In another area, the use of prefinished materials in the building industry has become wide-spread in recent years. Problems have arisen, however, with regard to protecting the finished surfaces from the time they leave the factory until they are in place at the job site. In transit and during construction they are continually subjected to impact, abrasion, contamination of various kinds and the corrosive effects of weather, resulting in the need for expensive and time consuming repairs at the site or rejection of the workpiece as being unfit for use. The alleviation of these problems by the use of various types of protective coatings has been the subject of much research. Ordinary paints and varnishes are unsuitable, of course, because the stringent means which must be utilized to remove them would also attack and deface the underlying finished surface which was to be protected. Various strippable coatingsi.e., those which may, after application and drying, be peeled ofif the substrate easily in one continuous sheet-have also been proposed. Prohibitive costs have, however, limited their application. A more practicable solution has been the use of coatings which can be removed by washing. Ordinary water soluble polymers would, of course, be unsuitable since they could not withstand outdoor exposure in wet weather. Con- 3,489,708 Patented Jan. 13, 1970 sequently, it has been necessary to provide coatings which are water insoluble as applied, but which may, by some simple treatment, be water-sensitized, i.e., made soluble or dispersible in water. Such a coating is disclosed in US. 3,063,873. Fundamentally, the resins involved are interpolymers in which at least One of the components is derived from a monomer having a carboxylic acid group. Film removal is then achieved by washing with aqueous alkali forming the water soluble salt of the acid. Widespread use of this type of coating has been hampered, however, by deficiencies in physical properties such as impact strength, tensile strength, abrasion resistance, etc., particularly under conditions of extreme outdoor temperatures or severe mechanical handling. In particular, these alkali soluble resins have exhibited a relatively sharp glass transition. This is to say, the change from tough flexible rubberiness to easily-shattered, brittle glassiness occurs over a relatively narrow temperature range. Addition of ordinary plasticizers does not serve to broaden this range but, rather, merely shifts the transition to a lower temperature. For the above mentioned applications, particularly the post-forming operations, a coating is needed in which the transition to the glassy state is as gradual as possible with decreasing temperature.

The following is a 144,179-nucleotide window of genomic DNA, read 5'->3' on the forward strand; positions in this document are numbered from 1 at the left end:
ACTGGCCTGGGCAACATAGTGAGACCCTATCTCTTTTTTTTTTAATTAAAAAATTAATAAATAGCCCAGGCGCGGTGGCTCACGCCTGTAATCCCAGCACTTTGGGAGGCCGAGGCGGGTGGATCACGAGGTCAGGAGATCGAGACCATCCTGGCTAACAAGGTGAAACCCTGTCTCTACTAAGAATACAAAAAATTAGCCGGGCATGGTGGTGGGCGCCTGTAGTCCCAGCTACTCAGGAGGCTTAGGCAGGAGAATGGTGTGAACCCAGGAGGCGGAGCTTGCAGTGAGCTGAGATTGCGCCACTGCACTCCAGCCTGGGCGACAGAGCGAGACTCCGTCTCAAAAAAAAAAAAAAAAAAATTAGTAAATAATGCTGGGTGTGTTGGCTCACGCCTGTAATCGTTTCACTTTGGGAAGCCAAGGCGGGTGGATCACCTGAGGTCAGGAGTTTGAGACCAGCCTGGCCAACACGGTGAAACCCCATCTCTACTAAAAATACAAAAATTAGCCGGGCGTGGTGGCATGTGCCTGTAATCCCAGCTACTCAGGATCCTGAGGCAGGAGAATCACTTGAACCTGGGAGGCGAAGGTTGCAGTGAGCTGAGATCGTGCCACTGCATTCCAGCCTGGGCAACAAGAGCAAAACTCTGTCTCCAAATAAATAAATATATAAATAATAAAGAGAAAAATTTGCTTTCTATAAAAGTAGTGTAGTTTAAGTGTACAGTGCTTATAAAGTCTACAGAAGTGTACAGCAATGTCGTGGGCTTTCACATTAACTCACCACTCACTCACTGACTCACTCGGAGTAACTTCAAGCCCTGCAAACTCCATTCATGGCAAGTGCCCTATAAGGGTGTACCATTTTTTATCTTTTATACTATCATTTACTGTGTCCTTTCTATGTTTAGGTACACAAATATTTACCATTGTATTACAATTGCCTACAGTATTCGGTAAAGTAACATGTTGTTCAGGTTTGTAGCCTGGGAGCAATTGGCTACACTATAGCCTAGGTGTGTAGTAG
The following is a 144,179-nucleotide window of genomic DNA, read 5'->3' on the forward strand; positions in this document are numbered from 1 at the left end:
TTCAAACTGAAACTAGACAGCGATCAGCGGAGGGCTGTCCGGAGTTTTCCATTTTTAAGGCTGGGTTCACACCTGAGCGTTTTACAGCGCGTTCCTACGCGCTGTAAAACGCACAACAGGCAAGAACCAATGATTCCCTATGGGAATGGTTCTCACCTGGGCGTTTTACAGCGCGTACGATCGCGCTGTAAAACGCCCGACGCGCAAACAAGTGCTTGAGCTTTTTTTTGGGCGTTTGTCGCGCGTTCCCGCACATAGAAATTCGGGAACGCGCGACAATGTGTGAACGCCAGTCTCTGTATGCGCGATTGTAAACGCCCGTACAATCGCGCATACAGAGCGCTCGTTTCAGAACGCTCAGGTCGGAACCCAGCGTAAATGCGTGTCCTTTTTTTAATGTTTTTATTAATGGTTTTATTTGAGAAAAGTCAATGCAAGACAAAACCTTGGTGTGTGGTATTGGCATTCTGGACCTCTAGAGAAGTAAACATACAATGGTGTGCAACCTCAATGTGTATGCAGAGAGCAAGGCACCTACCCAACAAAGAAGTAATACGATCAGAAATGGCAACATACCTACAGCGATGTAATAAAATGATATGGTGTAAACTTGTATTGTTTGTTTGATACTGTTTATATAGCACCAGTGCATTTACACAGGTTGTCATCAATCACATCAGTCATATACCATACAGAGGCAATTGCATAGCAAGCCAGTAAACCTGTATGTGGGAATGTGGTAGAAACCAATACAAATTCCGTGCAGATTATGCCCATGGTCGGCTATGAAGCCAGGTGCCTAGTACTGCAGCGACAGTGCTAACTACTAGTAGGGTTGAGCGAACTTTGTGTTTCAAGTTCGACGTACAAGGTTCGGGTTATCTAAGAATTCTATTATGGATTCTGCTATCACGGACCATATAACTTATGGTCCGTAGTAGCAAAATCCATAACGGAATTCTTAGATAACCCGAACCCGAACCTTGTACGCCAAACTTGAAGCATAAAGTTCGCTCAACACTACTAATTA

SUMMARY According to the present invention, a water-insoluble interpolymer containing acid groups which tend to solubilize the interpolymer in the presence of aqueous alkaline solutions is blended with a polymer having the facility of lowering the glass transition temperature and concurrently broadening the temperature range over which the transition occurs. This second resin may be considered to be a polymeric plasticizer which adds strength and toughness to the blend and does not bleed out over a period of time. The polymeric plasticizer has a glass transition temperature which is lower than that of the interpolymer in the blend.